Vino Florida Pirate Mead
Tuesday, February 12, 2013
Working with a local apiarist, or bee farmer, we select only Orange Blossom honey from hives that have been placed in Orange Groves around the state ensuring that only pollen from orange blossoms is used by the bees in creating a honey found nowhere else on earth. This, combined with our mead making process, ensures a wine like no other.
Macadamia Nut Honey Wine
Wednesday, September 12, 2012
The sweet delights of the Hawaiian Islands can be found in our own award-winning Macadamia Nut Honey Wine. This wine is a lighter twist on sweetness, made from luxurious honey taken from the blossoms of our island’s macadamia nut trees, and transformed into an after dinner treat that is sure to drench the senses in the sweetness of honey.
It offers a sweet honey taste with a subtle nutty finish. This unique creation can be served well-chilled with your favorite dessert, or slightly warmed for those cooler evenings.
Clover Meadow “Honey Bee” Mead
Tuesday, June 19, 2012
Less sweet than other meads, this honey wine is made by fermenting honey with no added fruit or sulfites, and finished at almost no residual sugar. “We’ve noticed that people who like this wine tend to be beer drinkers.” This wine is available in both oak-aged and non-aged variety.
Linganore Winecellars Medieval Mead
Tuesday, April 3, 2012
“Medieval Mead is a 100% honey wine. Served at the Maryland State Renaissance Festival, the Medieval Mead goes well with ham, salmon, and turkey legs.”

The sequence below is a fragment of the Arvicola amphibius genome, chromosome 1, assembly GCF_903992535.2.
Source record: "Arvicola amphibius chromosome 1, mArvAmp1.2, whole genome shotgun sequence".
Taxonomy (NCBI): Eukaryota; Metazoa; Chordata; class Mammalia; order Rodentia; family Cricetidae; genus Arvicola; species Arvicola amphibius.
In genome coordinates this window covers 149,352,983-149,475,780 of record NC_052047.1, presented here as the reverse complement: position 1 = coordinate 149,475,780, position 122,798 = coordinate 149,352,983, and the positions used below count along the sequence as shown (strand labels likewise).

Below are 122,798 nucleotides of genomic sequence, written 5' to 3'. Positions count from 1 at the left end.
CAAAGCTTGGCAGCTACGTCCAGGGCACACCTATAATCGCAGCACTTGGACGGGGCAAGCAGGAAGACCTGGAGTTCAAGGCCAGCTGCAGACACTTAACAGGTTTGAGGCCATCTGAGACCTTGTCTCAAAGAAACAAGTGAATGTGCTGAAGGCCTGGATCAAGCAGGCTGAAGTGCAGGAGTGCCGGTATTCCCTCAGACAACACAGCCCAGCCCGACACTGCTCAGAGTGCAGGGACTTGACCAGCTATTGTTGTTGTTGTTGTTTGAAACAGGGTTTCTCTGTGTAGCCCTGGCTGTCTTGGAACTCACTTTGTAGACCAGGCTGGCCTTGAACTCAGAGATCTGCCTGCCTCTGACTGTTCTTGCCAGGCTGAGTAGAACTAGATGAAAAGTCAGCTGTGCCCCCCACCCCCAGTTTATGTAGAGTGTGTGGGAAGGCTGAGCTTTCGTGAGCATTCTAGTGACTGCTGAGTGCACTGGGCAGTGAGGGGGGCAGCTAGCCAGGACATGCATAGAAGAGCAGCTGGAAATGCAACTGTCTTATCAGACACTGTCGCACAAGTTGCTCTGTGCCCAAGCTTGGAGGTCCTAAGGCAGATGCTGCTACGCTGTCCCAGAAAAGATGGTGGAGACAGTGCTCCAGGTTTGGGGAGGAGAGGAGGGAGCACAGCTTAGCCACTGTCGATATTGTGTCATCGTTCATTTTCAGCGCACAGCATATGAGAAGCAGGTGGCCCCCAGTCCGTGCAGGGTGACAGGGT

Tuesday, February 14, 2012
“This dry, light mead is made simply by fermenting honey and has very little residual sugar. Less sweet than many other meads, it goes well with white fish and shellfish. Tasters often comment, ‘This is very interesting. I can smell and taste the honey, but it’s not sweet.’ Made from honey, without any grains.” Serve chilled. Certified Kosher (OU).
Harvest Moon Traditional Mead
Wednesday, November 16, 2011
Traditional Mead is a celebration of the Autumn Equinox, which equally divides day and night. The full moon closest to the Autumnal Equinox is called the Harvest Moon. Farmers would harvest their crops by this moonlight.
The Harvest Moon is a time for thanksgiving, evaluation and meditation. The Druids called this celebration Mea’n Fo’mhair, and honored The Green Man “God of the Forest,” by offering libations of wines and herbs to the trees.
Thursday, September 22, 2011
The wine that started our winery. This wine has a wonderful aroma of honey and tones of Niagara grapes and honey, with a creamy honey finish. Enjoy either chilled or warmed with mulling spices.
Thursday, September 22, 2011
Created from our own blend of New York state honey, this light-bodied wine is smooth with wonderful tones of honey and beeswax and a lingering honey finish. Multiple Gold medal award winner.